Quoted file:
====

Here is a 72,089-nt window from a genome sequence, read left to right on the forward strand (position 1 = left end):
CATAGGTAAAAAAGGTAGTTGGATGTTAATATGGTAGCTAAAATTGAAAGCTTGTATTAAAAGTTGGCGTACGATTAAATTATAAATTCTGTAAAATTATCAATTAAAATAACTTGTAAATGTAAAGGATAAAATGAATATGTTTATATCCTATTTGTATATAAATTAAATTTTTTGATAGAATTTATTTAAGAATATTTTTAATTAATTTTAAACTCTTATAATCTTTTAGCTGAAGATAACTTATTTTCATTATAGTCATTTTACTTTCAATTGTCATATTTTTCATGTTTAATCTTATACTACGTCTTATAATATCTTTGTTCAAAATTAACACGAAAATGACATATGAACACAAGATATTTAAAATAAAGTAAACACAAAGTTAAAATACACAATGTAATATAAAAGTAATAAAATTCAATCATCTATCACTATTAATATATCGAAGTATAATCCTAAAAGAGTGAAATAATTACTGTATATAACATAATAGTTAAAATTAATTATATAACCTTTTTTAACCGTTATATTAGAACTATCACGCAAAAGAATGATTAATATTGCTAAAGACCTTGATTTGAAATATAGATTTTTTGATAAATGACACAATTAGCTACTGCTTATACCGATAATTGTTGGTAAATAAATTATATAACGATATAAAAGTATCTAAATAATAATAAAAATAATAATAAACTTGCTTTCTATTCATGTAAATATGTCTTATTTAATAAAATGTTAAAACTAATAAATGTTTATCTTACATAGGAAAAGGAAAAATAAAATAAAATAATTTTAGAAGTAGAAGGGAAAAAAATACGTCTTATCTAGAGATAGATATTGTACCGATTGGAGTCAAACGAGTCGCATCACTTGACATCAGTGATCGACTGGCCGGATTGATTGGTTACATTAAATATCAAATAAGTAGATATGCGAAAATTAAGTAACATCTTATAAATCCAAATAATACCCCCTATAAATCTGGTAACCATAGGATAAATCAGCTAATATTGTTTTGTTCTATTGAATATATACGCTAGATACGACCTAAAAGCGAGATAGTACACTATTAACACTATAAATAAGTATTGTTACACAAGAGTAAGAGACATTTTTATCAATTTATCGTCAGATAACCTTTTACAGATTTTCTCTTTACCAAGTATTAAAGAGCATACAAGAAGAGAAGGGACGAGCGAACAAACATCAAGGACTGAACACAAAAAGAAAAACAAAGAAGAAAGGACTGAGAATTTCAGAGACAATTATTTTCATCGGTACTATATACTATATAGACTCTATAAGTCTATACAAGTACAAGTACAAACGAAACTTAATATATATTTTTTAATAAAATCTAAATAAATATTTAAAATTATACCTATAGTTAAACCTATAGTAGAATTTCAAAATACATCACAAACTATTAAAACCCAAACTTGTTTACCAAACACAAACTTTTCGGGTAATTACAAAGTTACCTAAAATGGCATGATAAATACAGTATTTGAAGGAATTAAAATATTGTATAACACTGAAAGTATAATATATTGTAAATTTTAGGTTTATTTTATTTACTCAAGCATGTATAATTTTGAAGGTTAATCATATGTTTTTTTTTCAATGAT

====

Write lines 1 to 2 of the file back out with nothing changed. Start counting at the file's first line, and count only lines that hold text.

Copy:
Here is a 72,089-nt window from a genome sequence, read left to right on the forward strand (position 1 = left end):
CATAGGTAAAAAAGGTAGTTGGATGTTAATATGGTAGCTAAAATTGAAAGCTTGTATTAAAAGTTGGCGTACGATTAAATTATAAATTCTGTAAAATTATCAATTAAAATAACTTGTAAATGTAAAGGATAAAATGAATATGTTTATATCCTATTTGTATATAAATTAAATTTTTTGATAGAATTTATTTAAGAATATTTTTAATTAATTTTAAACTCTTATAATCTTTTAGCTGAAGATAACTTATTTTCATTATAGTCATTTTACTTTCAATTGTCATATTTTTCATGTTTAATCTTATACTACGTCTTATAATATCTTTGTTCAAAATTAACACGAAAATGACATATGAACACAAGATATTTAAAATAAAGTAAACACAAAGTTAAAATACACAATGTAATATAAAAGTAATAAAATTCAATCATCTATCACTATTAATATATCGAAGTATAATCCTAAAAGAGTGAAATAATTACTGTATATAACATAATAGTTAAAATTAATTATATAACCTTTTTTAACCGTTATATTAGAACTATCACGCAAAAGAATGATTAATATTGCTAAAGACCTTGATTTGAAATATAGATTTTTTGATAAATGACACAATTAGCTACTGCTTATACCGATAATTGTTGGTAAATAAATTATATAACGATATAAAAGTATCTAAATAATAATAAAAATAATAATAAACTTGCTTTCTATTCATGTAAATATGTCTTATTTAATAAAATGTTAAAACTAATAAATGTTTATCTTACATAGGAAAAGGAAAAATAAAATAAAATAATTTTAGAAGTAGAAGGGAAAAAAATACGTCTTATCTAGAGATAGATATTGTACCGATTGGAGTCAAACGAGTCGCATCACTTGACATCAGTGATCGACTGGCCGGATTGATTGGTTACATTAAATATCAAATAAGTAGATATGCGAAAATTAAGTAACATCTTATAAATCCAAATAATACCCCCTATAAATCTGGTAACCATAGGATAAATCAGCTAATATTGTTTTGTTCTATTGAATATATACGCTAGATACGACCTAAAAGCGAGATAGTACACTATTAACACTATAAATAAGTATTGTTACACAAGAGTAAGAGACATTTTTATCAATTTATCGTCAGATAACCTTTTACAGATTTTCTCTTTACCAAGTATTAAAGAGCATACAAGAAGAGAAGGGACGAGCGAACAAACATCAAGGACTGAACACAAAAAGAAAAACAAAGAAGAAAGGACTGAGAATTTCAGAGACAATTATTTTCATCGGTACTATATACTATATAGACTCTATAAGTCTATACAAGTACAAGTACAAACGAAACTTAATATATATTTTTTAATAAAATCTAAATAAATATTTAAAATTATACCTATAGTTAAACCTATAGTAGAATTTCAAAATACATCACAAACTATTAAAACCCAAACTTGTTTACCAAACACAAACTTTTCGGGTAATTACAAAGTTACCTAAAATGGCATGATAAATACAGTATTTGAAGGAATTAAAATATTGTATAACACTGAAAGTATAATATATTGTAAATTTTAGGTTTATTTTATTTACTCAAGCATGTATAATTTTGAAGGTTAATCATATGTTTTTTTTTCAATGAT